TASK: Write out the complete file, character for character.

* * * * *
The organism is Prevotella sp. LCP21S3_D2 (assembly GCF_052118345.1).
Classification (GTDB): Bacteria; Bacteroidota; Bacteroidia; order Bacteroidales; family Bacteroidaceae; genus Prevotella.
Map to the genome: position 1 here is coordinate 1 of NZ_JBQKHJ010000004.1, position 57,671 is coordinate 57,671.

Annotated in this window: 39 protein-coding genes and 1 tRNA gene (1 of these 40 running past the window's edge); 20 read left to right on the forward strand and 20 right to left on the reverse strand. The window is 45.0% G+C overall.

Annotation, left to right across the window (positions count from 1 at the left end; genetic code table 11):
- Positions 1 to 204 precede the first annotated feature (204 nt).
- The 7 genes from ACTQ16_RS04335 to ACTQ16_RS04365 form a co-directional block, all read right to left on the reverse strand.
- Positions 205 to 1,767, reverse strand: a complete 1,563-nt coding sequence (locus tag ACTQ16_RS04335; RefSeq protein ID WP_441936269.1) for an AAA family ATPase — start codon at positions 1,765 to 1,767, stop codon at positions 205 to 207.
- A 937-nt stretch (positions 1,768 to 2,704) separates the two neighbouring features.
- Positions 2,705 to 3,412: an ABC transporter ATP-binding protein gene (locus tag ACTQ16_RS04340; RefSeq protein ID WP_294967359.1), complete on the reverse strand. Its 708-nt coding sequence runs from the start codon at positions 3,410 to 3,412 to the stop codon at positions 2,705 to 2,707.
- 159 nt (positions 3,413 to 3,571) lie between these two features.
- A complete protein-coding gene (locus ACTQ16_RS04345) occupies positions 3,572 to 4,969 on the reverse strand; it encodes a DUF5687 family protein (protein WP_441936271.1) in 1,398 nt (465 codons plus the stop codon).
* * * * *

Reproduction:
The organism is Prevotella sp. LCP21S3_D2 (assembly GCF_052118345.1).
Classification (GTDB): Bacteria; Bacteroidota; Bacteroidia; order Bacteroidales; family Bacteroidaceae; genus Prevotella.
Map to the genome: position 1 here is coordinate 1 of NZ_JBQKHJ010000004.1, position 57,671 is coordinate 57,671.

Annotated in this window: 39 protein-coding genes and 1 tRNA gene (1 of these 40 running past the window's edge); 20 read left to right on the forward strand and 20 right to left on the reverse strand. The window is 45.0% G+C overall.

Annotation, left to right across the window (positions count from 1 at the left end; genetic code table 11):
- Positions 1 to 204 precede the first annotated feature (204 nt).
- The 7 genes from ACTQ16_RS04335 to ACTQ16_RS04365 form a co-directional block, all read right to left on the reverse strand.
- Positions 205 to 1,767, reverse strand: a complete 1,563-nt coding sequence (locus tag ACTQ16_RS04335; RefSeq protein ID WP_441936269.1) for an AAA family ATPase — start codon at positions 1,765 to 1,767, stop codon at positions 205 to 207.
- A 937-nt stretch (positions 1,768 to 2,704) separates the two neighbouring features.
- Positions 2,705 to 3,412: an ABC transporter ATP-binding protein gene (locus tag ACTQ16_RS04340; RefSeq protein ID WP_294967359.1), complete on the reverse strand. Its 708-nt coding sequence runs from the start codon at positions 3,410 to 3,412 to the stop codon at positions 2,705 to 2,707.
- 159 nt (positions 3,413 to 3,571) lie between these two features.
- A complete protein-coding gene (locus ACTQ16_RS04345) occupies positions 3,572 to 4,969 on the reverse strand; it encodes a DUF5687 family protein (protein WP_441936271.1) in 1,398 nt (465 codons plus the stop codon).